Planned Parenthood advocates and supporters packed a hearing room in Columbus May 16 to demonstrate opposition against controversial House Bill 298, a measure that, if passed, would put family planning clinics such as Planned Parenthood at the back of the line for state funding, instead giving priority to health departments.
The House Health Committee heard testimony from bill supporters and opponents. “If PP is defunded, we will still offer a full range of options for care, but the working poor will have no way to pay for them,” testified Beth Lonn, Chief Operating Officer of Planned Parenthood of Central Ohio, according to a tweet from Planned Parenthood Affiliates of Ohio.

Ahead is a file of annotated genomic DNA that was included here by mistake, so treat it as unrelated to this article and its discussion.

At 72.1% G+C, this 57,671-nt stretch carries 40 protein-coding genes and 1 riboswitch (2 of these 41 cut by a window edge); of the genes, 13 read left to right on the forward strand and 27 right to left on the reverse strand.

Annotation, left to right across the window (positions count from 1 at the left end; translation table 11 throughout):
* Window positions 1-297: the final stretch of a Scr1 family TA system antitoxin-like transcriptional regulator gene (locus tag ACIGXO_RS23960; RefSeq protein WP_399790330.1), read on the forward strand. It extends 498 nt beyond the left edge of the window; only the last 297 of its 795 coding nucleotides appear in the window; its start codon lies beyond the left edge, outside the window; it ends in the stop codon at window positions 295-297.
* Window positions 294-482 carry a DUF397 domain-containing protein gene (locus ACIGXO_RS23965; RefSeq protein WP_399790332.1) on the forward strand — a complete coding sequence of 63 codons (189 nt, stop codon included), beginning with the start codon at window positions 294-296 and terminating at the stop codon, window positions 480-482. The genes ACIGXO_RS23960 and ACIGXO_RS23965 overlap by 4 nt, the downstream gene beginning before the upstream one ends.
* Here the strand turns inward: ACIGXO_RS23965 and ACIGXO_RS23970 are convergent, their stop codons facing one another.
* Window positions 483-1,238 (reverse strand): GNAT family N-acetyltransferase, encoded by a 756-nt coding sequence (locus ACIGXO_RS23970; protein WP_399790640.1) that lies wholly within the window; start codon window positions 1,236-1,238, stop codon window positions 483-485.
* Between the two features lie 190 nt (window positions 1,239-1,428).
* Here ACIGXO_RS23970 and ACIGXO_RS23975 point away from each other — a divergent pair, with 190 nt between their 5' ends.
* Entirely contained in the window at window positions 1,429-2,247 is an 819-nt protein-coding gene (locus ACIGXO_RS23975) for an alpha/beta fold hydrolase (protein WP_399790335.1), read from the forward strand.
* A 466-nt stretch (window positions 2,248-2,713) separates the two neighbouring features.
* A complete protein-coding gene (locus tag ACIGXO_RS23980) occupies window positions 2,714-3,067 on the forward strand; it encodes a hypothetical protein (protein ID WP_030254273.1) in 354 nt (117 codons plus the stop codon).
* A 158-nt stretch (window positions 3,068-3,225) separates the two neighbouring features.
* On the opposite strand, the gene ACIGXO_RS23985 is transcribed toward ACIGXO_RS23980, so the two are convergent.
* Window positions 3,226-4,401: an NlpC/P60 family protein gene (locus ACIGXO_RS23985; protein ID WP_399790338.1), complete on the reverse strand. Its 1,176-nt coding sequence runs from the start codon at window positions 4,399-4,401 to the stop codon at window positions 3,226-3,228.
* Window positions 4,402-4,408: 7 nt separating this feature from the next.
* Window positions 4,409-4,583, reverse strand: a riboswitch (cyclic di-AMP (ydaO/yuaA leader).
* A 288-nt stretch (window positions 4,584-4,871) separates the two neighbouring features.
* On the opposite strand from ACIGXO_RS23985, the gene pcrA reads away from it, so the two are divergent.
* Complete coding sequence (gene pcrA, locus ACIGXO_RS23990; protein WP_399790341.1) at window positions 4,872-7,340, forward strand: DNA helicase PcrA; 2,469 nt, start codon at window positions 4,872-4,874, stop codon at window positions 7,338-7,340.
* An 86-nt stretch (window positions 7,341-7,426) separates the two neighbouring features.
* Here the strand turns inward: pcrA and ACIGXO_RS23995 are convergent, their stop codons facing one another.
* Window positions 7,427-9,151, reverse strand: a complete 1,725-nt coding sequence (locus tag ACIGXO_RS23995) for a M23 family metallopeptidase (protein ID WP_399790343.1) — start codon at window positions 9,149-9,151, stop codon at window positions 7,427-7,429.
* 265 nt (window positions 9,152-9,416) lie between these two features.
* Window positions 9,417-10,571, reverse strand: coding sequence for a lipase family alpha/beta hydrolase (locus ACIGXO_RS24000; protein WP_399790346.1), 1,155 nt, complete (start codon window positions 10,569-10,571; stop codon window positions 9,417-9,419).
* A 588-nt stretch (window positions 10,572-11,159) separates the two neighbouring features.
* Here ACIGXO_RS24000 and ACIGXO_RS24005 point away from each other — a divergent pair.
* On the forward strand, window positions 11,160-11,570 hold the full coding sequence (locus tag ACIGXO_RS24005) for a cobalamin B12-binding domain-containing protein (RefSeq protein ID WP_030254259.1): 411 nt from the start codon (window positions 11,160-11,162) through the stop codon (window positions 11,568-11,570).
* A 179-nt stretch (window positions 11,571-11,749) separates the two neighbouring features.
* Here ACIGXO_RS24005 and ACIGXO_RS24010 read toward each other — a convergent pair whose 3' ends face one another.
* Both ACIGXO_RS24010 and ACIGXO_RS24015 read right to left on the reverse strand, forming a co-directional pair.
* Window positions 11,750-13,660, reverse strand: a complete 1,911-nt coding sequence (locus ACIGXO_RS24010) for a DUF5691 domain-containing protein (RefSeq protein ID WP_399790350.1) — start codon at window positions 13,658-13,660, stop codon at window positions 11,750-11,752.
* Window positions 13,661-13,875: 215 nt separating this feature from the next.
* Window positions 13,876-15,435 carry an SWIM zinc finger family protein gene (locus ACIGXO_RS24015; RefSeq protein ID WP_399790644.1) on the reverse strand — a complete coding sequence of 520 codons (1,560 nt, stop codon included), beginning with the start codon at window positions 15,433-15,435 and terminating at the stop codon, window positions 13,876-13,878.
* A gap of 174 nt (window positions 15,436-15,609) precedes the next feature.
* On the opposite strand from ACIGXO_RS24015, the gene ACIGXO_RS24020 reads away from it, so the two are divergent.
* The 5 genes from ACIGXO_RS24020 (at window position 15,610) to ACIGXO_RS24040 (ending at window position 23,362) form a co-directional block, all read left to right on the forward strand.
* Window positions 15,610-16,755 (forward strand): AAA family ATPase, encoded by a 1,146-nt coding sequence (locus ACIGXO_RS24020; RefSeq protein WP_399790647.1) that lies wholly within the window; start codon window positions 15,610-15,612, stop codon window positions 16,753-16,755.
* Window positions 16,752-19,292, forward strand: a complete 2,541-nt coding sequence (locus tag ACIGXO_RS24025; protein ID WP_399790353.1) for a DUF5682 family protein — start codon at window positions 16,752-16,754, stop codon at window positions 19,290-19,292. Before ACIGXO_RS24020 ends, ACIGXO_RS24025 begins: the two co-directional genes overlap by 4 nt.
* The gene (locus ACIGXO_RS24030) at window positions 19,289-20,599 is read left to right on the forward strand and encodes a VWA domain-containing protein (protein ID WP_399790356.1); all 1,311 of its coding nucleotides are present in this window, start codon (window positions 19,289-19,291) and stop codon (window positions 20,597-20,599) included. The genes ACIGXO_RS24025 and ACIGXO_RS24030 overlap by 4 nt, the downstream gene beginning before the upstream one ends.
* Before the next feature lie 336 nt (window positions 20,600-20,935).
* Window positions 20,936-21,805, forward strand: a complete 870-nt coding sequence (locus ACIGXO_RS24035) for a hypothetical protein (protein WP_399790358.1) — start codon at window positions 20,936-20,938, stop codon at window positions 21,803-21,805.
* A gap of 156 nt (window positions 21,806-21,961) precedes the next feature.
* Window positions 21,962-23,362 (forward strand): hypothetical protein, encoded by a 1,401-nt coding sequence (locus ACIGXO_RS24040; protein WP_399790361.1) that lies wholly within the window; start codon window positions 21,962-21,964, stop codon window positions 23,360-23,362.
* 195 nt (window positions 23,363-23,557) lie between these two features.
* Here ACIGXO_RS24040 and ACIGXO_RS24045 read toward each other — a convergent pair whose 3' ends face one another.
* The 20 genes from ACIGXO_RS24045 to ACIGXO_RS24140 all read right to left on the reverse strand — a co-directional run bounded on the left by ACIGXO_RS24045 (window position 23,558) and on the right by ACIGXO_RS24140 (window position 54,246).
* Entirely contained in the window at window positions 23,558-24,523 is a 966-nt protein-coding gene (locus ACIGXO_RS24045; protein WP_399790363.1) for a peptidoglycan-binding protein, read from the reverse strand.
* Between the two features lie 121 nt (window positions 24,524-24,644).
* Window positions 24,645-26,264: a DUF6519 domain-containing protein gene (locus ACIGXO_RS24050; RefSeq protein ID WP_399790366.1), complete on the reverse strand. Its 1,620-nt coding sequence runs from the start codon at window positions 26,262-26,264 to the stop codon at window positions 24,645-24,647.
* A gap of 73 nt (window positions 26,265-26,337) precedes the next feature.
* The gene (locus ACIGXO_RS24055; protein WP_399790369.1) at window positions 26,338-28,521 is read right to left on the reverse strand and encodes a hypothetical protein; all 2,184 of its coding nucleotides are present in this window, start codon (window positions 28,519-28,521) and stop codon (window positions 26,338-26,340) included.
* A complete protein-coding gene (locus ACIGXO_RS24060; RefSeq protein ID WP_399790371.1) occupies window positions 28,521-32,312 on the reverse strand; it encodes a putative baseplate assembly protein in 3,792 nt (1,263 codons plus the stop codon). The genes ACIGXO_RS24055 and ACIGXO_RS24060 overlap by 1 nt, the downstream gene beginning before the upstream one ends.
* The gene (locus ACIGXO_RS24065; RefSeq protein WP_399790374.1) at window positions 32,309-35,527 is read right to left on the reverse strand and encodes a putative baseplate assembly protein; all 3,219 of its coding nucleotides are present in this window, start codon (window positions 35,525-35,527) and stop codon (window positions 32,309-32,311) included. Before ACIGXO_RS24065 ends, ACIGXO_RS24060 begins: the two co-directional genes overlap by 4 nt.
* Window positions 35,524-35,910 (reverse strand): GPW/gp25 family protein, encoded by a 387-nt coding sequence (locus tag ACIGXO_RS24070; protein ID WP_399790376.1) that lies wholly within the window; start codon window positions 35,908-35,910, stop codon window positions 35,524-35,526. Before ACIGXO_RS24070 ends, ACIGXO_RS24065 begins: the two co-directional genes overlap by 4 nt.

Opponents of HB 298 express concern that the reprioritizing of funds would deny high-need women, particularly those of low income, access to preventive, affordable health care services.
“More than 96 percent of what we do is to provide essential lifesaving cancer screenings, breast exams, birth control, sex education and counseling to nearly 100,000 Ohio women and families, regardless of one’s ability to pay,” reads a segment on the Planned Parenthood Affiliates of Ohio website.
Supporters of the bill such as Ohio Right to Life tout the measure as a way to steer funds away from the “abortion industry.” The bill is now awaiting a committee vote.